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Photograph by Thomas Mangieri
Holiday Heads Up
A number of signs point to price resistance among consumers
softening. Better price/volume ratios reflected in stocks like
Brown Forman, Diageo, Anheuser-Busch/InBev trading a near
highs. Diageo reports “meaningful improvement in U.S. spirits
pricing, which was weak until now.” It started in brown goods,
and is now showing up in vodkas.
So, when it comes to the holidays, I am not suggesting you
refuse to discount to close that office party deal. Just that the
basic mentality has improved on pricing, and hopefully you
can take advantage of it this fall.
Speaking of taking advantage, if you haven’t taken the
time to sign up to our website as a complement to the access
we extend to you in the pages of the book, now is the time.
Sign up before the holidays and I promise you simple searches
to locate specific wines, for example, will come a lot easier, and
afterwards you’ll be saying, “What was I waiting for?” Email
to help get registered.
Chief Operating Officer
William G. Slone
The fall season has officially set in, and that means lots of fall
portfolio tastings and preparation for the bustling holiday sea-
son. Be sure and check out our events calendar on pg. 134 as
well as online to stay current on industry happenings. In “Aus-
tralia Grows Up” on pg. 20, read about the maturing Australian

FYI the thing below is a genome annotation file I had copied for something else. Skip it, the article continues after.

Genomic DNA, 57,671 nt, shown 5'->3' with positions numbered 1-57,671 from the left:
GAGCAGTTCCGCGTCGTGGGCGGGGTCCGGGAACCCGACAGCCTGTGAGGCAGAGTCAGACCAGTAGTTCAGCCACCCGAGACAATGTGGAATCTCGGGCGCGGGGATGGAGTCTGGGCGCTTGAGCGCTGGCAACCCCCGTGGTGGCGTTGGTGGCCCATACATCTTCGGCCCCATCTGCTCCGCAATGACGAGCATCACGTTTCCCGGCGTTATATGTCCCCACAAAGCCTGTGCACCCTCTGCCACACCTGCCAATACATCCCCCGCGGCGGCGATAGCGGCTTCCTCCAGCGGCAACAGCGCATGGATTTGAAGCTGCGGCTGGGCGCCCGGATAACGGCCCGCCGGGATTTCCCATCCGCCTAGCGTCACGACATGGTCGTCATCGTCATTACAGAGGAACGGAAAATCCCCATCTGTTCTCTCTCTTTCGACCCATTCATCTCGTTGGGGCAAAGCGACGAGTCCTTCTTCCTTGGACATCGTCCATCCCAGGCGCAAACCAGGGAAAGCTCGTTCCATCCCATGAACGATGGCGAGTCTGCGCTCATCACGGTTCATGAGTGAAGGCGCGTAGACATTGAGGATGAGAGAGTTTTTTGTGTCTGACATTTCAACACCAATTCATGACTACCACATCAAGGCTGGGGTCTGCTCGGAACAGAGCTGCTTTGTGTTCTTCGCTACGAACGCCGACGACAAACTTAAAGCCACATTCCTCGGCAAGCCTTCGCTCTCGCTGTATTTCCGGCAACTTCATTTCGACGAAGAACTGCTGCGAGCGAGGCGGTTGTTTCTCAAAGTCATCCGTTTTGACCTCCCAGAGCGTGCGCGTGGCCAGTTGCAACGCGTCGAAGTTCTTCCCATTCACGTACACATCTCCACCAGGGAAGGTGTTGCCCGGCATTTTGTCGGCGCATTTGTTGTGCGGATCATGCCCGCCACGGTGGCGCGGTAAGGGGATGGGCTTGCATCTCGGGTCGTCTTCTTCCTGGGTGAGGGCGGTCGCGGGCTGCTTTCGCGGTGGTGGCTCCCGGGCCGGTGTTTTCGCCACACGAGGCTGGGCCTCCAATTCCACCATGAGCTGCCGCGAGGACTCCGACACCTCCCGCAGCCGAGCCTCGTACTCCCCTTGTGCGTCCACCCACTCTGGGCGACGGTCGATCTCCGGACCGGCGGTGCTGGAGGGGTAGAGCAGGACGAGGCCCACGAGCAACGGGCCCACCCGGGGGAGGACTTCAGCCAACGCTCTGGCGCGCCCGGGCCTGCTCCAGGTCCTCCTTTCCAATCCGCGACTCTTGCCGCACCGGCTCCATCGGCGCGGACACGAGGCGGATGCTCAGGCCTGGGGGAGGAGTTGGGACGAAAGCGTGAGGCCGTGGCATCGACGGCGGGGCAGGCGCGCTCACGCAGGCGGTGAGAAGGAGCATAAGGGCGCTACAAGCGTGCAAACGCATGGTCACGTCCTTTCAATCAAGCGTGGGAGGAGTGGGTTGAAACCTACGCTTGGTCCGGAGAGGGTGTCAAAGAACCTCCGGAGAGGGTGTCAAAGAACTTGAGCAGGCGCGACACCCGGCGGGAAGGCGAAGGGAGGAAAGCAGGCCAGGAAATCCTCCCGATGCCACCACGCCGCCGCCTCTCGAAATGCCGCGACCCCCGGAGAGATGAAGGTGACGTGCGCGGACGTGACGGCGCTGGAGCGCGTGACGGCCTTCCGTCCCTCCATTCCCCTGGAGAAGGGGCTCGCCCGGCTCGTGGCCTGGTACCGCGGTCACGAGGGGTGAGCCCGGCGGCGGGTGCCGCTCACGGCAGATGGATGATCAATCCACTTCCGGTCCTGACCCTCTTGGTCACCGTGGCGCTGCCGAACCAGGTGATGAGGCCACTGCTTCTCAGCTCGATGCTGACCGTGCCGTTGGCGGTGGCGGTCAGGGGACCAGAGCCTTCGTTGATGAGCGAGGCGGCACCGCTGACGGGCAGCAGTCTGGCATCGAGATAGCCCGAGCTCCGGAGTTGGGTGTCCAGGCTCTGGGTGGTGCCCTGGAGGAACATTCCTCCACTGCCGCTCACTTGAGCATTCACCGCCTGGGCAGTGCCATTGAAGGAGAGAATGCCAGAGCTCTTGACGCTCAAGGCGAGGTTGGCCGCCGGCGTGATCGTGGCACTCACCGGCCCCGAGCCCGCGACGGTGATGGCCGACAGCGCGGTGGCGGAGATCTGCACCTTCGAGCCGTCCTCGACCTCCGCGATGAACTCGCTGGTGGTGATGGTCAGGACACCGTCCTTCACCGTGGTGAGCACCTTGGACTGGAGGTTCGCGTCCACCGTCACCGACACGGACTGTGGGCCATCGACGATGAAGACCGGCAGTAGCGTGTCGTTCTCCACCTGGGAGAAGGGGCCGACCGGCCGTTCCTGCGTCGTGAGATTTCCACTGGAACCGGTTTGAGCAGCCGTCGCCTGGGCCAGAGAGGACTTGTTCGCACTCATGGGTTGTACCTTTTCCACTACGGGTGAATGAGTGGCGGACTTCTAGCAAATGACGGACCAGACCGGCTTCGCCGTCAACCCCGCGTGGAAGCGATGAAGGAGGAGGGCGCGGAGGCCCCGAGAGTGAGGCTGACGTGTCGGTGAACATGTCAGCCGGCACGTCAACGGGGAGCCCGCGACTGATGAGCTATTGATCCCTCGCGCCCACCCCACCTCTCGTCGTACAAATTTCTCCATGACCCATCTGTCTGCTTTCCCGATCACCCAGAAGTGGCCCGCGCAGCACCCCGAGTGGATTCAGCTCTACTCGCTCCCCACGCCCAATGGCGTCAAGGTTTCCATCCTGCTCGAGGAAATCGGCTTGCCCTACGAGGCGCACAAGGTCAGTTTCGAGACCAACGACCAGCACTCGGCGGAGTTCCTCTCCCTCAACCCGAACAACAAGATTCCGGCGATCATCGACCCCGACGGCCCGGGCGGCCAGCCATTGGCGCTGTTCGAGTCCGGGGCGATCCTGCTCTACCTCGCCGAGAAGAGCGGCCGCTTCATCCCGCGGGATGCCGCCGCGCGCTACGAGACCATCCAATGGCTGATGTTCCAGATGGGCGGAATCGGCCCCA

wine industry, bouncing back and offering better wines across
the board. We also take a look at New England-based wholesaler
and supplier M.S. Walker in “Back to the Bottling Line,” pg. 26.
Chile: Momentum Through Innovation” (pg. 30) shows that
innovation is the new normal.
Mezcal Steps Up” addresses the emergence of tequila’s crazy
agave cousin on the cocktail scene, pg. 34. We hope to see you
on October 12
at Trade Day of the NYCWine & Food Festival.
For a preview of the festival, please see pg. 76.
In the latest chapter in the battle over wine in supermarkets, re-
portedly, Wegman’s is attempting to side-step the issue by expand-
ing through the licensing of family members. Unfortunately, in
principle, the rule of law can’t allow for every contingency.
We have a system in New York that focuses, as a priority, on
the need to assure the most responsible distribution of our prod-
ucts. Which is not to say a family member or business associate of
Wegman’s would not try to act responsibly. However, an individ-
ually owned and run family business is totally dependent on the
rigorous monitoring of customer traffic, and extremely vulnerable
to any lapses in responsible service.
When you introduce chains, in any form, the intent of the
business model that provides this security for the community,
changes entirely. In this case, the hope is that administrators and
judges will be sensitive to the intent of the law.
Jason A. Glasser
Chief executive officer